It's clearly the end of summer doldrums here in Chicago, though the tourists are still about town before the school begins, and the weather has been perfect hot summer days and warm nights. FinTech news seems a bit less frenzied. It may even appear that you haven't missed the boat yet on the money and applications of the future. The most anticipated—and critical to understand—technologies are still either young or largely experimental.
Midway through the Rio Olympics, the prowess of the diverse, raucous and remarkably talented U.S. team is on full display. We marvel at the athletes’ dedication. Their enthusiasm is infectious. Their athleticism is spellbinding. They represent America at its best, and all Americans can be justifiably proud.
It’s been one long samba line to the medals stand. With only 4.3% of the world’s 7.4 billion population, the U.S. has captured (through August 14th) almost 14% of the awarded medals.
In an iconic 1984 commercial for Wendy’s hamburgers, the diminutive octogenarian Clara Peller and two friends are eating hamburgers at the fictional “Home of the Big Bun.” Disappointed by their burgers’ small size, the friends call customer service and Clara demands to know, “Where’s the beef?” The slogan went viral and propelled sales at Wendy’s upward by 31%.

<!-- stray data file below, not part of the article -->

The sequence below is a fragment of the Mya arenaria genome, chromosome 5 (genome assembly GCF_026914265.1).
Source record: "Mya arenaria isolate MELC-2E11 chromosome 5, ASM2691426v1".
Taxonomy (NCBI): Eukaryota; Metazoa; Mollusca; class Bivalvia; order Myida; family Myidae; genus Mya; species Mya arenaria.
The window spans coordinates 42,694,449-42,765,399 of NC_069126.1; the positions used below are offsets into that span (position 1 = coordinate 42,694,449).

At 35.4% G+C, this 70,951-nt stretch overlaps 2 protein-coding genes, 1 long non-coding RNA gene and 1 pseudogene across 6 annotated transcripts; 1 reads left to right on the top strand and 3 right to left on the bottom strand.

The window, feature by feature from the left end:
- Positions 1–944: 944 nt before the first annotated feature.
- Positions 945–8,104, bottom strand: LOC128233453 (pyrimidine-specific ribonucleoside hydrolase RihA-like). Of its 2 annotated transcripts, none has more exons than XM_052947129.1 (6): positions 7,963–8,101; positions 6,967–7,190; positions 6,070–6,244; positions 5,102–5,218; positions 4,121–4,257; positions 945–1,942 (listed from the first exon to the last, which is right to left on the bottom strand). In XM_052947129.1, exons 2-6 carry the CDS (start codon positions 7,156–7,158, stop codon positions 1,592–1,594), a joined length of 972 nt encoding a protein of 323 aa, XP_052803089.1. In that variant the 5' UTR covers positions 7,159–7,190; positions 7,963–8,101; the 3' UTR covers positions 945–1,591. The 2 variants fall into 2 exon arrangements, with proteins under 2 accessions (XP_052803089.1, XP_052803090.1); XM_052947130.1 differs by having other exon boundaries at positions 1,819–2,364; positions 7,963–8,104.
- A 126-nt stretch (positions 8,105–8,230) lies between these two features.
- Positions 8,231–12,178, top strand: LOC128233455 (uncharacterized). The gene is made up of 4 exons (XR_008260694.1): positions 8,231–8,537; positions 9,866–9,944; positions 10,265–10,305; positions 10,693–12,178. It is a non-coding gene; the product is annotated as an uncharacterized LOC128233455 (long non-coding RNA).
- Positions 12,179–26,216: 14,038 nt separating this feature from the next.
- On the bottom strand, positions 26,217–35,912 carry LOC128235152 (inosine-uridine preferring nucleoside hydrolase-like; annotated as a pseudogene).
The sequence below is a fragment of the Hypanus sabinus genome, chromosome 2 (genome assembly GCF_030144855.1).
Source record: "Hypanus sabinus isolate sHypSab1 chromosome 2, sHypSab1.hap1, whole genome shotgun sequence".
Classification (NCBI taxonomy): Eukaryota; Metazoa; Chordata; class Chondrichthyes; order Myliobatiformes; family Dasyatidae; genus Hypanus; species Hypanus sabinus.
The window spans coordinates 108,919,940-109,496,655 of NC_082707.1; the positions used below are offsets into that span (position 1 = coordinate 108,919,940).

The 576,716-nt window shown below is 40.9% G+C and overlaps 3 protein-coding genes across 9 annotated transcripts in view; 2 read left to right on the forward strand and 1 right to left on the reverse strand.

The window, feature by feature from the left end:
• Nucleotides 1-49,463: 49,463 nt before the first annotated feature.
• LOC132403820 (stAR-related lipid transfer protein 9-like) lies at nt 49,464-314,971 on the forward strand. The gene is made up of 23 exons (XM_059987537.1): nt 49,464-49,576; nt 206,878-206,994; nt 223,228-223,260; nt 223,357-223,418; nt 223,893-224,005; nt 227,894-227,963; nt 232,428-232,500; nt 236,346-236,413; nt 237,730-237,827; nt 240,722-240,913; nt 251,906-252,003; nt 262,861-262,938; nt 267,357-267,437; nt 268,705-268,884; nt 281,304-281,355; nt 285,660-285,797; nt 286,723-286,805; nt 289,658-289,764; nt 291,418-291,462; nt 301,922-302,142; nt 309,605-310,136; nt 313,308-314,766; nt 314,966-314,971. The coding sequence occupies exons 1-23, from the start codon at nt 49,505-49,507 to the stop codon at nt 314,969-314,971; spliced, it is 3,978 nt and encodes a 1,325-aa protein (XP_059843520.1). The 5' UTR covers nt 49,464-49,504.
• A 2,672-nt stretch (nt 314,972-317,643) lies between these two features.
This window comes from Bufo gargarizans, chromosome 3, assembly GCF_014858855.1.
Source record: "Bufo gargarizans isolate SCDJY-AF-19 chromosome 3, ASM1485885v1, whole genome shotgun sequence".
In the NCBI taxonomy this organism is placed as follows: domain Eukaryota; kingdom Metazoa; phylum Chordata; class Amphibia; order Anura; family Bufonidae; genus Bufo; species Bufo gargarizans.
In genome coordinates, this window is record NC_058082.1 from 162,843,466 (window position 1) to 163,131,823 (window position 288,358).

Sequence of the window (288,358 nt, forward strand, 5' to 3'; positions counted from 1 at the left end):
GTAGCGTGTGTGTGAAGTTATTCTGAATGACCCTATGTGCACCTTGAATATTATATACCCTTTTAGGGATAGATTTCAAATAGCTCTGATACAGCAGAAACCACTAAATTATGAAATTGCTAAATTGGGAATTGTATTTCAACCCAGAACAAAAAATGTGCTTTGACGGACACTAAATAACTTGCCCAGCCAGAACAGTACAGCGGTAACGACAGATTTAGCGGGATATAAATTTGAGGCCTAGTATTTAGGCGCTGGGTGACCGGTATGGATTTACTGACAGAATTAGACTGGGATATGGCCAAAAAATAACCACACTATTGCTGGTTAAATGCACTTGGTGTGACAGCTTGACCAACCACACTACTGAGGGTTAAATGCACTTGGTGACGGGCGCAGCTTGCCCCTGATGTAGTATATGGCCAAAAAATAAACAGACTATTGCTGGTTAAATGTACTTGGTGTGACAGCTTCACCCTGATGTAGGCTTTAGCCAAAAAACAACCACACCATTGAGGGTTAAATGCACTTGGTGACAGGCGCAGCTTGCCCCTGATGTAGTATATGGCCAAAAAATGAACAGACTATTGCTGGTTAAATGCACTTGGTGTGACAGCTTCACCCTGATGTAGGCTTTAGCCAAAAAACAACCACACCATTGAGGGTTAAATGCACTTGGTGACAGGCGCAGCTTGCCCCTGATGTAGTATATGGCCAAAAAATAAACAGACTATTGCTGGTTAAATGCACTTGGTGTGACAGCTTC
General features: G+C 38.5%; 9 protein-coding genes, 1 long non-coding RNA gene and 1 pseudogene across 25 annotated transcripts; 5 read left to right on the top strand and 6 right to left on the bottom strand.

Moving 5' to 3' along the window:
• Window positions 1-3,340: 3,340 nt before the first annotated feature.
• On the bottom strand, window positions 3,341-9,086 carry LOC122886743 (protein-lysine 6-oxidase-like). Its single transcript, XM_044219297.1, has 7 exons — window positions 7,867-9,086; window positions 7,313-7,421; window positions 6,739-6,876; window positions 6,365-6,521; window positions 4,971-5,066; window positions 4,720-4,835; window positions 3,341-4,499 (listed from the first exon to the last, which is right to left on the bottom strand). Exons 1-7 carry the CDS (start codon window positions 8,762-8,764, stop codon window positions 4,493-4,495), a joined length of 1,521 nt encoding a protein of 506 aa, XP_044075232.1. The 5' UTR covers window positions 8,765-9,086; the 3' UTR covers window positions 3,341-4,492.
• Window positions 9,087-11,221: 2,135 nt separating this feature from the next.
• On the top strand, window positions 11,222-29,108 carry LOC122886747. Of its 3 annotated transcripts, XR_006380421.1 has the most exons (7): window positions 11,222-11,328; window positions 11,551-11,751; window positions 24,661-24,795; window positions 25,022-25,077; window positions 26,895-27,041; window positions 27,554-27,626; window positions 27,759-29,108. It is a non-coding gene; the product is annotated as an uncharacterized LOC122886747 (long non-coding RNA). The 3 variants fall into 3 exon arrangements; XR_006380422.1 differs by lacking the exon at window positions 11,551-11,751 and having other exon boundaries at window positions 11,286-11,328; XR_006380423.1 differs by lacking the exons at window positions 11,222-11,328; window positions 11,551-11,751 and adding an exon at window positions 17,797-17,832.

For this week, I'm moving the weekly blockchain feature to the top of the links, as blockchain continues to capture business and technology attention. The Wall Street Journal even reported that blockchain is at a tipping point, in a comparison of the technology now versus the internet 25 years ago. It certainly is in terms of FinTech attention.
With pride and promise just two short years ago, Catholic Health Initiatives (CHI) introduced Prominence Health, a wholly-owned subsidiary, that would “significantly advance CHI’s ability to excel in a pay-for-value environment.”
I know it's difficult to believe but transitions in technology and updates to regulatory regimes do not necessarily put the consumer's point of view first. The digitization of money and banking is inevitable, but the ability of FinTech to empower individuals and community institutions is not.
This week's links provide some examples. And also some hope for outcomes that work for everyone.
The chip card transition in the U.S. has been a disaster
From July 16-31, 2016, I had the opportunity to travel to Beijing, China to teach a course on Latin America at the University of International Business and Economics. While there, as usually occurs when I travel to China, I also had the opportunity to speak to colleagues there, including academics, businessmen, and in one case, Chinese managers and technical personnel being trained for assignments to Latin America and the Caribbean.